All of this is great news if you’re just looking for another head to head competitor to the best electric skateboards out there. Mellow Drive is smooth and fast like a Boosted. The battery is easily removable, like an Inboard. It has a good 7.5 to 10 mile range, and Mellow sells spare batteries for folks with range anxiety and deep pockets. It’s also rated IP65, which means Mellow Drive’s interior is well-guarded from dust and dirt buildup and is also able to handle puddles and rain.
But like I said, there’s more to Mellow. For one, the 99Wh battery — which is just small enough to fly per FAA rules — has a USB port, so you can use it to charge your devices when you’re not skating. And it has the added benefit of being modular, so you can hook it onto basically any board you like.
The real kicker is that fourth riding mode: Endless mode. It’s like riding a pedal-assist electric bike, but on a skateboard. You hop on the board, give it a kick push, and the motor controller will find and match your speed. It then slowly ramps that speed down by 30 RPM per second, meaning you can meander down the road without pushing for at least another minute or two.
It’s a subtly smart feature, and it made for a really unique riding experience on both boards. I gave each one a few kicks, and that alone was enough to carry me around a corner, down a slope, and back up a small hill a few thousand feet away from where I started. Another kick or two and the board carried me even further. It felt like I was on my own normal skateboard, only enhanced, like I had a really strong wind at my back but without ever feeling unsettled. It’s as if a ghost is giving you a push, Angels in the Outfield but on pavement.
Endless mode, as the name implies, lets you get more mileage out of the battery than you would riding in the other modes. There’s also something about the mental state it puts you in. It’s a much more relaxed ride than the normal power modes, even if you still have to hang onto the controller to brake. As much as I love the superhuman feeling of screaming around a city on an electric skateboard, the idea of a kick assisted mode feels like the kind of novel addition I’d really get some use out of.
It’s also a sign of how the Mellow team wants to treat this product going forward now that it’s finally hitting the market. Because there’s a ton of smarts inside both the battery’s management system as well as in the motor controller board.
Green showed me a development version of the Mellow app that was relaying all sorts of information in real time, from basic stuff like the throttle position and reception strength of the remote, to the number of charge cycles the battery has run through. But the board also knows which mode the user rides in most often, and information like how much time the board spends operating in different temperature ranges.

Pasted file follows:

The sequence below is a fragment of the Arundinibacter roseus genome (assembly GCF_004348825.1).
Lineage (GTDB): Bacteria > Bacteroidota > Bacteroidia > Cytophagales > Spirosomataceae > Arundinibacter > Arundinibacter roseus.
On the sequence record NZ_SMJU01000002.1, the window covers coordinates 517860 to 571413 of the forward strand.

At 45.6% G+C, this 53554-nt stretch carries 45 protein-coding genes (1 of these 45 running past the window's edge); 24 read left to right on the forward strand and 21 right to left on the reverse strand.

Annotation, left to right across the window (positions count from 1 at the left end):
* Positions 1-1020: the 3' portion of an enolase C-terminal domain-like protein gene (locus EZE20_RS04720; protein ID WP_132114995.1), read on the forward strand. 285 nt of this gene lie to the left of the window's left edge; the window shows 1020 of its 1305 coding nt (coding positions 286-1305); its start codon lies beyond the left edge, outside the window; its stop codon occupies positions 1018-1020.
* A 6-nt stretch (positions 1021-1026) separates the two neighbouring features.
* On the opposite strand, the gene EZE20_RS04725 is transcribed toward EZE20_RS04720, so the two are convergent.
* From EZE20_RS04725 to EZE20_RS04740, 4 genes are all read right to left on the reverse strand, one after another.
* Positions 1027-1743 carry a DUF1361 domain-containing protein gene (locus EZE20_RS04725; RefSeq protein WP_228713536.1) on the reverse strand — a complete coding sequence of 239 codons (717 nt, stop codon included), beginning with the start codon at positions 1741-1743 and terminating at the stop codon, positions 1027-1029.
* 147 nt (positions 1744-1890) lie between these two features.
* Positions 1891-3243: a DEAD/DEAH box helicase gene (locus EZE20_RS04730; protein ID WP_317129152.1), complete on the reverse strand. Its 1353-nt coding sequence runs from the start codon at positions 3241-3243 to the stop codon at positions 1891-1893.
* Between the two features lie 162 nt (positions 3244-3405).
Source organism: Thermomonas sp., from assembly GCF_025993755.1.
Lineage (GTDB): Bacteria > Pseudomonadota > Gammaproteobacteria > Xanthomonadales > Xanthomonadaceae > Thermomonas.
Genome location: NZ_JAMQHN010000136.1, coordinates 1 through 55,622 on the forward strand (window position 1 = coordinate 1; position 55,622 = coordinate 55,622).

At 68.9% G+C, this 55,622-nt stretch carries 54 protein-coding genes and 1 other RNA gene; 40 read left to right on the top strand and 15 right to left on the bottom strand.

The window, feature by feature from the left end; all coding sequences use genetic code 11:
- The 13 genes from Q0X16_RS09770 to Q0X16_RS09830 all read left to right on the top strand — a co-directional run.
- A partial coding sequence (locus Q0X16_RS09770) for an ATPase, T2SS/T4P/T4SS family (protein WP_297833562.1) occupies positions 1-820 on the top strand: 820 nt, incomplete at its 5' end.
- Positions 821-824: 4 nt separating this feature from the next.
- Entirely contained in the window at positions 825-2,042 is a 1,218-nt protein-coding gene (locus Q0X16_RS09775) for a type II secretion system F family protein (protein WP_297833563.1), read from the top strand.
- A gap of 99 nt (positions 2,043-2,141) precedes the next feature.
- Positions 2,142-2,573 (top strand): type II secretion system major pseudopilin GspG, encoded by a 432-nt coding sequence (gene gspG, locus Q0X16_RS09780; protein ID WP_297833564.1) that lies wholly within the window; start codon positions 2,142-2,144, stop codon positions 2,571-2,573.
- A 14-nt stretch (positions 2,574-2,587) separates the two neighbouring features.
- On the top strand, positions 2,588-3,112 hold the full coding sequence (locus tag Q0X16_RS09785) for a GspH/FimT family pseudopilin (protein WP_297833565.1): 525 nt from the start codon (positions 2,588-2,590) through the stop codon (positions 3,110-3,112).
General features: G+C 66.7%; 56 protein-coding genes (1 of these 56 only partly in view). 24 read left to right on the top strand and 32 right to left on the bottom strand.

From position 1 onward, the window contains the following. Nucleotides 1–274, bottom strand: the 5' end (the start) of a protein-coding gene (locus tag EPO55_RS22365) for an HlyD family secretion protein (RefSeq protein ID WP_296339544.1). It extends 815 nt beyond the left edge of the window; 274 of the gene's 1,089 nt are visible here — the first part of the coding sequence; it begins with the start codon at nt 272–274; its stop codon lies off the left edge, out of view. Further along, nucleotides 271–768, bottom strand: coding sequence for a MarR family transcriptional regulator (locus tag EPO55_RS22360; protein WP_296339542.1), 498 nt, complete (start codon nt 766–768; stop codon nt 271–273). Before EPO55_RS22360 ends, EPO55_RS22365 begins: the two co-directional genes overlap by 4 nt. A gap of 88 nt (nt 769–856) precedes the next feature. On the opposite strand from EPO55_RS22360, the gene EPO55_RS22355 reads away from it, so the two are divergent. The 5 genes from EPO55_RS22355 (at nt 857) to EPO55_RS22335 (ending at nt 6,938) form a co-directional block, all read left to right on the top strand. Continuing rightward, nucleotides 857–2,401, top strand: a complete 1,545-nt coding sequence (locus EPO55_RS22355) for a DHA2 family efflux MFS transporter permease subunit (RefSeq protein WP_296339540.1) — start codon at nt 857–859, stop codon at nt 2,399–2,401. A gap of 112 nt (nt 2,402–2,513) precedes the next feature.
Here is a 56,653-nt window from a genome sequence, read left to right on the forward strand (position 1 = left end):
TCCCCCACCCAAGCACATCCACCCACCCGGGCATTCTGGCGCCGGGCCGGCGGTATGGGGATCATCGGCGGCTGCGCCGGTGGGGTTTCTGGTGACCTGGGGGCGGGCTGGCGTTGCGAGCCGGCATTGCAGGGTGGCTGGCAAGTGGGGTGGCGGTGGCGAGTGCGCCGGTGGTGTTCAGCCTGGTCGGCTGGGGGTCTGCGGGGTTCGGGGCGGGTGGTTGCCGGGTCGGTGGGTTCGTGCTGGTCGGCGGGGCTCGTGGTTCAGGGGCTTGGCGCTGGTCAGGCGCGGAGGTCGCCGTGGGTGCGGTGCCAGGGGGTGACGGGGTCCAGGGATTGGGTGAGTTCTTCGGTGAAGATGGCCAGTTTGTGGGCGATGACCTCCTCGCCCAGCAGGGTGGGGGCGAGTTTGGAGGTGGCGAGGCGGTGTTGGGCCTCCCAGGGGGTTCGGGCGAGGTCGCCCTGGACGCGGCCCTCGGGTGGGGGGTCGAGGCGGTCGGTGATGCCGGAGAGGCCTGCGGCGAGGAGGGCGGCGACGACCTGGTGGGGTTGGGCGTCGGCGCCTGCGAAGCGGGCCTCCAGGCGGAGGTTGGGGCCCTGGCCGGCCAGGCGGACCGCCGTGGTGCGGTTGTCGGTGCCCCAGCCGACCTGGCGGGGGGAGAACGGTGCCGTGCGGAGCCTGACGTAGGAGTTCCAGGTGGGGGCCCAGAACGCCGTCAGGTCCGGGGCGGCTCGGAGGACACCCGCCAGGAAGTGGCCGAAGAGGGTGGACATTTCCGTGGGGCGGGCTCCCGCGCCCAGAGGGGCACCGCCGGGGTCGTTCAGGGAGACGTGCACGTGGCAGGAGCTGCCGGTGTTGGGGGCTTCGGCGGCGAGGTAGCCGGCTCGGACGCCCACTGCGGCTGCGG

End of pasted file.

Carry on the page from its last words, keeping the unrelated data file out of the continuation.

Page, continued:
Endless mode is just one way Mellow puts all this data to use. Another is that the board’s battery will never just drop dead; once it reaches a certain threshold, it will taper the power output so that you’re not stuck riding a totally dead board. Maybe the best one is a pure safety feature: if the board gets kicked or rolls away, it can tell that it’s on its own and apply the brakes to stop from running into a wall, other people, or traffic.
Those are three pretty clever applications out of the gate, and so I’m excited to see what else Mellow can do. The Mellow team is excited, too. Green and CEO Johannes Schewe tell me the company recently finished fulfilling the original Kickstarter orders, which resulted in a strong high five from the pair. It survived the often perilous process of crowdfunding, and while copycats of the design are already all over China, the company’s finally taking preorders for Mellow Drives that will ship in October.
“We’ll be improving the system as we go from iteration to iteration, and if a customer has a problem, then we’re going to take that seriously and work that into what we’re doing,” Green says. “We want to improve the whole category of electric rideables.”
They’re certainly well equipped for that challenge. Mellow has a skateboard-sized version of the kind of rig cars are tested on. (“We can measure a tremendous amount of data — torque, speeds, temperatures,” Green says with a smile. “We can create over 2 million data points per second.”) They have a strategic investment from (and a production partnership with) TQ Systems, which makes electronics for companies like Airbus and Siemens.
And, much like their biggest competitor, they have broad ambitions beyond skateboards. Schewe thinks Mellow’s modular, smart battery and motor technology could apply to all sorts of different form factors.
But for now, Mellow’s focused on boards. And if you’ve got the cash, it’s a welcome new addition to the field.